Donald Trump accused Hillary Clinton of "playing the woman card" in her presidential campaign as he prepared for a general election showdown with the Democratic front-runner.
Mr Trump swept five states in Tuesday's primaries, bringing him close to securing the Republican nomination against Texas Senator Ted Cruz and Ohio Governor John Kasich.
Mrs Clinton, meanwhile, is now 90% of the way to her party's nomination after four solid victories of her own.
Mr Trump, the Republican businessman, pushed forward with his charge that Mrs Clinton is "playing the woman card", telling CNN's New Day that "she does have the woman card" but said that "a lot of women don't like Hillary, despite the card".
Mrs Clinton said during her rally in Philadelphia last night that "if fighting for women's health care and paid family leave and equal pay is playing the 'woman card', then deal me in".
The Republican race now turns to Indiana, where next week's primary marks one of Mr Cruz's last chances to slow Mr Trump and push the race towards a contested convention.
While Mr Trump does need to keep winning in order to stay on his narrow path to the GOP nomination, he declared himself the party's "presumptive nominee" after Tuesday's results rolled in.
"It's over. As far as I'm concerned it's over," he said.
The real estate mogul now has 77% of the delegates he needs.
Mr Trump emerged with more than 50% of the Republican votes in Pennsylvania, Connecticut and Maryland, and scored over 60% in Delaware and Rhode Island.
Similarly, Mrs Clinton won convincingly in four of the five contests, scoring 56% in Pennsylvania and 63% in Maryland - the two biggest contests of the night.
Her rival, Vermont Senator Bernie Sanders, won the Rhode Island primary with 55% of the vote.
Mr Trump planned to deliver a foreign policy speech in Washington and then campaign in Indiana.
The address is the first in a series of speeches the Republican front-runner is expected to give in the coming weeks, all with the goal of easing Americans' concerns about his readiness for the presidency.
Likewise, Mrs Clinton was eager to turn her attention to Mr Trump.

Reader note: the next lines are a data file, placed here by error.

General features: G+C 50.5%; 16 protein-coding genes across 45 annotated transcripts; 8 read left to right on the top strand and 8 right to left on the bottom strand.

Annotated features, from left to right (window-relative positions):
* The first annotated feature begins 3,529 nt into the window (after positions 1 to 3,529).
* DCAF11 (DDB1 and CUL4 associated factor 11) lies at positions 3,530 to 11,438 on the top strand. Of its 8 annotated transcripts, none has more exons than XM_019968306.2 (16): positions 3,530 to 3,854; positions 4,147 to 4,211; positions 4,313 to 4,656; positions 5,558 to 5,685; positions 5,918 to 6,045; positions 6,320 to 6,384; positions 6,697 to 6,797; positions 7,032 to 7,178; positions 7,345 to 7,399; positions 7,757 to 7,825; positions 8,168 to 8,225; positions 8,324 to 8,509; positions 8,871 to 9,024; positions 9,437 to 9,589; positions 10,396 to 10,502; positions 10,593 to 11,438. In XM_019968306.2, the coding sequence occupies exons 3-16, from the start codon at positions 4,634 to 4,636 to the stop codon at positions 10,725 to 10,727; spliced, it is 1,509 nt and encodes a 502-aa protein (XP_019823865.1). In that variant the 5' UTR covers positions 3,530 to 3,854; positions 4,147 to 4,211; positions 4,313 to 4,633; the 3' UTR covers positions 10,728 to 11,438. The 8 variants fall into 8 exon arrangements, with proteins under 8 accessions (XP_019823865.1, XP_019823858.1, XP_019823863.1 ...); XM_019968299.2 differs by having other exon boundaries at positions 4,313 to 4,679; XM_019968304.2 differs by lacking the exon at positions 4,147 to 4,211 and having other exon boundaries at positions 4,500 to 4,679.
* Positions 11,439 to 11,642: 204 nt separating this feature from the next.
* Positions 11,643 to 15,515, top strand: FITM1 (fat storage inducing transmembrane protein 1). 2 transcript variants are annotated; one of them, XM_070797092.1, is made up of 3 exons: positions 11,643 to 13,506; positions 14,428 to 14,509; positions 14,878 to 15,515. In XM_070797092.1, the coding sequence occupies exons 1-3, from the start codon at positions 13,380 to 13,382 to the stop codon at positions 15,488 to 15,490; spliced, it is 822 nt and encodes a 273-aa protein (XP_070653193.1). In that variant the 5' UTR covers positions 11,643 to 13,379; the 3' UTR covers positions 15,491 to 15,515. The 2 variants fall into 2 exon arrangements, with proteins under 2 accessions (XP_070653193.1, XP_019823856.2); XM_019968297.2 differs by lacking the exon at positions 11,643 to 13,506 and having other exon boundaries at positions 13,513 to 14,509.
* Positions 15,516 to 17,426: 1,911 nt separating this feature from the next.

While her advisers say they will not underestimate Mr Trump, as many of his Republican rivals did, her campaign sees opportunities to not only energise Democrats in an effort to keep him out of the White House but also appeal to Republicans turned off by the brash billionaire.
"If you are a Democrat, an independent or a thoughtful Republican, you know that their approach is not going to build an America where we increase opportunity or decrease inequality," Mrs Clinton said of the GOP candidates.
Mr Sanders, meanwhile, conceded he has a "very narrow path and we're going to have to win some big victories".
In the Republican race, Mr Cruz and Mr Kasich are desperately trying to force a convention fight.
The challengers have even taken the rare step of announcing plans to co-ordinate in upcoming contests to try to minimise Mr Trump's delegate totals.
But that effort did little to stop Mr Trump from a big showing, picking up at least 105 of the 118 delegates up for grabs. He now has 950 of the 1,237 delegates he needs to secure the nomination.
Mrs Clinton now has 2,141 delegates while Mr Sanders has 1,321.
Mr Cruz announced this morning that he would make a "major announcement" later in the day amid speculation that he may name former rival Carly Fiorina as a running mate.
Asked earlier on Fox And Friends about Mr Cruz potentially naming a running mate, Mr Trump said: "To me it looks ridiculous, he's not going to get the nomination."